Feltman’s response to Al Akhbar

Former US ambassador in Lebanon Jeffrey Feltman responded in the NY Times today to the allegations made in a previous article in the same newspaper on Al Akhbar about waking up every morning and getting upset after reading  Al Akhbar.

Feltman answered! There is something quite desperate in this act. Check the argument: Actually, Al Akhbar is not that heroic because it does not criticize Hizbullah’s SG Nasrallah just like Syrian Tishreen will never criticize Bashar al Assad.

Apart from the fact that no one talked of heroism, well, there is a tiny detail here: Al Akhbar is not owned by Hizbullah, and actually does criticize Hizbullah virultently. Check for example the corruption case of Salah Ezzedine. Needless to say that this point was made in the original NYT article, so what is Feltman babbling about. Does he want attention?

Does it occur to Feltman that defending or supporting Nasrallah may come from a conviction (heroic if he likes this word) that the guy is a leader to be respected, and that this probably reflects a large chunk of the Lebanese population and beyond?

From then on, Feltman’s answer loses all sense of logic and becomes plain stereotyping. Feltman confuses Western journalists, with Al Akhbar ones, lifestyle like drinking wine with political choice of supporting the resistance. This dimension is not even worth it to be explored, it has been done countless times on this blog.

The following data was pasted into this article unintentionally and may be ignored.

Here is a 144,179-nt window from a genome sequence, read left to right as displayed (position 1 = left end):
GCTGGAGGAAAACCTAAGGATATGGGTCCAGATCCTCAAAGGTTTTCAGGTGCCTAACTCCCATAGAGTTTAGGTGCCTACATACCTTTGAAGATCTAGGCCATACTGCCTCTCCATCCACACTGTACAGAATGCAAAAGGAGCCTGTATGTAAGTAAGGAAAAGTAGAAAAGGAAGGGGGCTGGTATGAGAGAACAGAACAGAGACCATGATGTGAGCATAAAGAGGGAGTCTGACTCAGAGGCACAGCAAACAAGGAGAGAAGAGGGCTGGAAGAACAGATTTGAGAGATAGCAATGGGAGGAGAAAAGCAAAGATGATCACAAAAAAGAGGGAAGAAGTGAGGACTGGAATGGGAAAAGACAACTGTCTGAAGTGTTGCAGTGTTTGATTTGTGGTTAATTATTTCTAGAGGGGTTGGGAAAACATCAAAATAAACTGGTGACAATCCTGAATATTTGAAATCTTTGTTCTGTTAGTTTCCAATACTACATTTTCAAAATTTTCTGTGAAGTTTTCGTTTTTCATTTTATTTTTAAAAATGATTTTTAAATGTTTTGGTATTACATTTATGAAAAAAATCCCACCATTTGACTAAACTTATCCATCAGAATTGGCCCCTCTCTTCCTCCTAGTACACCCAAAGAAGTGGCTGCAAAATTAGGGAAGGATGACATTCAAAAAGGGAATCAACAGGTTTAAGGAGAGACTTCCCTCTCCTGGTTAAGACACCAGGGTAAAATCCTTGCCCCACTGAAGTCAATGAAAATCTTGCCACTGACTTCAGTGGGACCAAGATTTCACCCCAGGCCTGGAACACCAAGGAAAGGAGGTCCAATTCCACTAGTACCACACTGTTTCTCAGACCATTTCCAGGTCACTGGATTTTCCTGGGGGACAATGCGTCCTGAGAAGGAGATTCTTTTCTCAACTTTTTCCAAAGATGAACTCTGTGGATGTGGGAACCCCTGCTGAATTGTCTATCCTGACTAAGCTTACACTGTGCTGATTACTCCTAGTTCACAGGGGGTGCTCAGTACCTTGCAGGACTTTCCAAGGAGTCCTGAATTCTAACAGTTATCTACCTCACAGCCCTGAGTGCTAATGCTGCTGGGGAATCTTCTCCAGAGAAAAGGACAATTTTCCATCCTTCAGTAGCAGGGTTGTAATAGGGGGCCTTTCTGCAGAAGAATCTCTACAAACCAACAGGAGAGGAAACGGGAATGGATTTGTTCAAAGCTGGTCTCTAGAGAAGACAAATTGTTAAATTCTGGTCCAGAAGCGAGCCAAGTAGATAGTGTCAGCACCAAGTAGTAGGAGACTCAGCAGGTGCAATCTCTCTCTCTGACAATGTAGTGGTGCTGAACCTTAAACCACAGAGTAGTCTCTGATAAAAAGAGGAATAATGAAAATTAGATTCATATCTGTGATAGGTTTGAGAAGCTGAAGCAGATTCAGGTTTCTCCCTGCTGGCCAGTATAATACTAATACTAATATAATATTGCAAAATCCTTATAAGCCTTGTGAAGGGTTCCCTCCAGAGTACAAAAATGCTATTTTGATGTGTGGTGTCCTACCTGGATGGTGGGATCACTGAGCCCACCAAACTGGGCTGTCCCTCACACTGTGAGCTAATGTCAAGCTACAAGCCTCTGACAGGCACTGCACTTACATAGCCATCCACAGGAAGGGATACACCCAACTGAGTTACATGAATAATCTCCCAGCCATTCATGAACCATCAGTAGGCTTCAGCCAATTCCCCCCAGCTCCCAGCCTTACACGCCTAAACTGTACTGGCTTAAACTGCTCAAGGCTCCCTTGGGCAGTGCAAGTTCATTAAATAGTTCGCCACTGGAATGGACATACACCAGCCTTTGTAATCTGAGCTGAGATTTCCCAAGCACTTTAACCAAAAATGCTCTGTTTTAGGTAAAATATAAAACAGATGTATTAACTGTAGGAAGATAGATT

And what did you know about Samir Kassir and Gebran Tueni? Just because they got killed makes them heroic? Is this how you guys work? Now that they are useless as such and can’t do much except through the way their image is being manipulated by your media, yes, they become heroic…

Besides, Feltman forgets that journalists of Al Akhbar and other press outlets as well as TV stations were killed by Israeli fire? Are these considered more or less heroic act? I guess it depends who kills or on which arena you fall.

But above all as I was saying, Feltman’s answer sounds like someone’s desperate for attention. One could hear him shout: “no, someone hear me, I am that ambassador they’re talking about, and I did not have a belly ache, they aren’t so impressive believe me!” Well, someone is angry because he was not ‘received’!

American ambassadors, they come here, don’t understand anything about the politics of the place (except through the specific ideology their administration feeds them to implement). Then they leave, still ignorant, imbued by the stereotypes they could gather from this or that dinner they had the chance to go to, wondering why their projects did not work.

Update: For a more elaborate answer, just found Angry Arab’s.

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— Otto von Bismarck.


Enter the Clown, Stage Left …

Among the officials accompanying her was Karen P. Hughes, a longtime Bush confidant who currently serves as undersecretary of state for public diplomacy and public affairs.

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